VoIP has been banned across most of Africa for a long time, feared by the state-owned telcos as a way for alternative service providers to bypass them with international calls, eroding a very lucrative part of their business. At profit margins of several thousand percent in some cases, it is not surprising that unlicensed operators have sprung up all over the continent, risking huge fines, confiscation of their equipment and even jail terms. more»

AT&T CTO Donovan: We Need Non-Discrimination

"Outside applications need to be on an equal footing with our own applications," John Donovan said at a SUPERCOMM keynote here in Chicago. "My jaw dropped," one of his colleagues told me a few minutes later, because this is a reversal of AT&T's long-standing position they needed to be able to favor their own applications. AT&T D.C. needs to listen closely to their own CTO, because they are throwing everything they have in D.C. at preventing "non-discrimination" being included in the FCC Net Neutrality regulations. more»

Some Unsolicited Advice for AT&T re Google Voice

The FCC has posed a number of provocative questions to AT&T regarding the fact that iPhone subscribers cannot download and use the Google Voice application. AT&T should stifle every motivation to play cute or clever with the FCC. Apple adopted such a strategy when it suggested to the Library of Congress and others that it would be curtains for the free world if iPhone owners could hack, jailbreak, tether, and otherwise use their handsets without fear of violating the prohibition on circumventing copyright laws contained in the Digital Millennium Copyright Act. more»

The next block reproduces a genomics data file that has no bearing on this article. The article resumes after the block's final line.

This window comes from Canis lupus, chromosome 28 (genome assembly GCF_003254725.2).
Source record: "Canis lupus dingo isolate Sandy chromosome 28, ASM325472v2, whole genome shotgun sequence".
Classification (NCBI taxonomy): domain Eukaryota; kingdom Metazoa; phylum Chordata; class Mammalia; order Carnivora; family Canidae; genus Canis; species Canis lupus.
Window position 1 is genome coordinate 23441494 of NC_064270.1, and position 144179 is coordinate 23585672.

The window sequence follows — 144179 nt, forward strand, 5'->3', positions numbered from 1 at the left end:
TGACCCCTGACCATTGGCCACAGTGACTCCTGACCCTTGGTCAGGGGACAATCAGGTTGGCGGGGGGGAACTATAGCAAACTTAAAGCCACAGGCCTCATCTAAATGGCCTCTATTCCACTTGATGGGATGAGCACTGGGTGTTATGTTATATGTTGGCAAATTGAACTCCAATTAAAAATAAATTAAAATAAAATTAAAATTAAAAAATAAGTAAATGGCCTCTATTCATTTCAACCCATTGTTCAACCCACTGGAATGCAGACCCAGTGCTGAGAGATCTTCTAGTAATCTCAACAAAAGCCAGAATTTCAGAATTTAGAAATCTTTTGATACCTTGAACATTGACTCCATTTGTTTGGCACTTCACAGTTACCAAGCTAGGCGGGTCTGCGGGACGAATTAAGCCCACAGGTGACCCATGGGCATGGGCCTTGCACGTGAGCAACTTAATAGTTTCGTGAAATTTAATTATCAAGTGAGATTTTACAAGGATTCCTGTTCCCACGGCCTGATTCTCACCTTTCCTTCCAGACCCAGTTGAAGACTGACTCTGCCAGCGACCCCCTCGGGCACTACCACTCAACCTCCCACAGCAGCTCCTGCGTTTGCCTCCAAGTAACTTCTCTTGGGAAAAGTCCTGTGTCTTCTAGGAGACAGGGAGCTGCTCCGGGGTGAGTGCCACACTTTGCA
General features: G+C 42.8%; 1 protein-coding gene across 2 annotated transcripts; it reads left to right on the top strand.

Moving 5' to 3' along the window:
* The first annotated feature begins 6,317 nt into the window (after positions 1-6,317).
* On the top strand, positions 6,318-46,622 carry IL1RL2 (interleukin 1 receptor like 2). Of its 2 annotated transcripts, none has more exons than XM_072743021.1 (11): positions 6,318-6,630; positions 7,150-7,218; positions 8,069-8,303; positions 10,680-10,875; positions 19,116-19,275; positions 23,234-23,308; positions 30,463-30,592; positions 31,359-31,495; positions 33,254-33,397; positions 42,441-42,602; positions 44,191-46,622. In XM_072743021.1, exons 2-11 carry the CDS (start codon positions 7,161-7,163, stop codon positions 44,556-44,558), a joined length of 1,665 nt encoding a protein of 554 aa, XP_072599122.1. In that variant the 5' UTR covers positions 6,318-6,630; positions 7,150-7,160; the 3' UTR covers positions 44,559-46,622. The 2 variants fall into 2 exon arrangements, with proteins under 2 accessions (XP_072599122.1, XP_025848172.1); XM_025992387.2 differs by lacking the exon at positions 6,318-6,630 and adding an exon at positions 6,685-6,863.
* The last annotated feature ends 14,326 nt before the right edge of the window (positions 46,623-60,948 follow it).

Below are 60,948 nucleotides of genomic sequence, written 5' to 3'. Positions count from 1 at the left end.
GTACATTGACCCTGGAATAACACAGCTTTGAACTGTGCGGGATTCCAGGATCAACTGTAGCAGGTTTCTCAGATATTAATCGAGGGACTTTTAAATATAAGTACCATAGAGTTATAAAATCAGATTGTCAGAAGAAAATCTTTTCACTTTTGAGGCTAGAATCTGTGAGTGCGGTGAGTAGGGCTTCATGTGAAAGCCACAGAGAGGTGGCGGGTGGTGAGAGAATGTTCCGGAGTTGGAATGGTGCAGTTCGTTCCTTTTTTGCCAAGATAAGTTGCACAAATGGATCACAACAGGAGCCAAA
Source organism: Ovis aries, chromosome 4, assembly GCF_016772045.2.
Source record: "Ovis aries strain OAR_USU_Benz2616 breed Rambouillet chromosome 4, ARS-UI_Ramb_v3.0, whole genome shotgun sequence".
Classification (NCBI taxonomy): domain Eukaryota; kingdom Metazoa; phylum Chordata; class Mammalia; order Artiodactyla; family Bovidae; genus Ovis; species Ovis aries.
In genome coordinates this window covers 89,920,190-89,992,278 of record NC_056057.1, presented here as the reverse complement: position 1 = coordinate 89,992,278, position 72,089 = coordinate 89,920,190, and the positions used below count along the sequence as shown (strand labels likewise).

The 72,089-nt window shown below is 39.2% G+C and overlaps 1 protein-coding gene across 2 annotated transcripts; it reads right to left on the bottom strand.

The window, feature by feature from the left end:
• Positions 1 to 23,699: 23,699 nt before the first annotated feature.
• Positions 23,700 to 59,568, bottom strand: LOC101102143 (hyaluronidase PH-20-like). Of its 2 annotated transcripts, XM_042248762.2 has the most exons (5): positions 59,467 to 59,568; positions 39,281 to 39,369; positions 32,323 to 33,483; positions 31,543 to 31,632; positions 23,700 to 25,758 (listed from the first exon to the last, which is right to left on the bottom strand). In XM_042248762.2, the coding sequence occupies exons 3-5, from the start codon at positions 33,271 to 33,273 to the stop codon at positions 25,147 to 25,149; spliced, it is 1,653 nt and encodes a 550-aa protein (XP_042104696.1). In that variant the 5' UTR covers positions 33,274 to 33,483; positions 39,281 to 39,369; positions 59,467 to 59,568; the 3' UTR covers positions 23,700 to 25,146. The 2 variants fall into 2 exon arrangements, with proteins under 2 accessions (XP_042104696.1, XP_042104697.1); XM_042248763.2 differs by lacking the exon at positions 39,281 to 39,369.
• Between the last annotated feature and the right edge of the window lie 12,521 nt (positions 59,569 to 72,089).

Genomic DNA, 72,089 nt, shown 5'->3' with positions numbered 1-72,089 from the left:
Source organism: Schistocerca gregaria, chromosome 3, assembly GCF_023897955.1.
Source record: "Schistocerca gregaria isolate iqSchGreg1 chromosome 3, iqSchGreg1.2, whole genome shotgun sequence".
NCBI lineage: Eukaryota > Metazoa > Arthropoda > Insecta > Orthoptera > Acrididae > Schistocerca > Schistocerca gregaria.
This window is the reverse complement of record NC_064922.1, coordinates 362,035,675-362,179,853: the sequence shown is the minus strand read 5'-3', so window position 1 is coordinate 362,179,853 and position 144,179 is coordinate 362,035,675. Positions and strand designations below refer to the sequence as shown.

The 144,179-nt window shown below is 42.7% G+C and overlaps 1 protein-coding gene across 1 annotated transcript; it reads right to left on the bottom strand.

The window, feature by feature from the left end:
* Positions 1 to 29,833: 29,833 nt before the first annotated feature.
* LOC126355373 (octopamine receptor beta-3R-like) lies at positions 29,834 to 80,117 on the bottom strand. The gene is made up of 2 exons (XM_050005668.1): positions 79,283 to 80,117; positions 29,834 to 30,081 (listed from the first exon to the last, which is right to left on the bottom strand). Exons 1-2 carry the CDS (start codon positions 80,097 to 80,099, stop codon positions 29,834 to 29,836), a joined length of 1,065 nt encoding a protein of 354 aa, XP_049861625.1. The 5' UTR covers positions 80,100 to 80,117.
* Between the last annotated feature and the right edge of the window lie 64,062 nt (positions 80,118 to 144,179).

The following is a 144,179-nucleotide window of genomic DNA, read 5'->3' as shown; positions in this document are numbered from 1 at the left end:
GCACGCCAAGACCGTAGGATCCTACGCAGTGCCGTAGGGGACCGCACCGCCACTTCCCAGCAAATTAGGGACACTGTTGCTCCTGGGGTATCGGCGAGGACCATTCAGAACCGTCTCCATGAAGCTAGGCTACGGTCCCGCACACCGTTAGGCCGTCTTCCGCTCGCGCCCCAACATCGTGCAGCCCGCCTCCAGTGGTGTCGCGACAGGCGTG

IPv6, LTE and IPSO: Not So Long Term Evolution to 50 Billion Devices

Who would dare to predict the year the Internet will reach 50 billion addressable devices? Thomas Noren, head of LTE product development at Ericsson sees one day 50 billion devices shouldered by LTE. He sees LTE as the truly global standard putting to rest the long and acrimonious rivalry between CDMA and GSM protagonists and even sees the Chinese third way with their TD-SCDMA aligned on LTE. Mobile WiMax is, in his mind, already relegated to the dustbin of history... more»

Verizon Mandates IPv6 Support for Next-Gen Cell Phones

Cell phone carriers have seen a huge growth in wireless data usage. The iPhone is selling like hotcakes, and its users generate large amounts of traffic. Not surprisingly, as cellular providers deploy faster network technologies, users generate even more data... more»

It's Official: Value Moving to Edge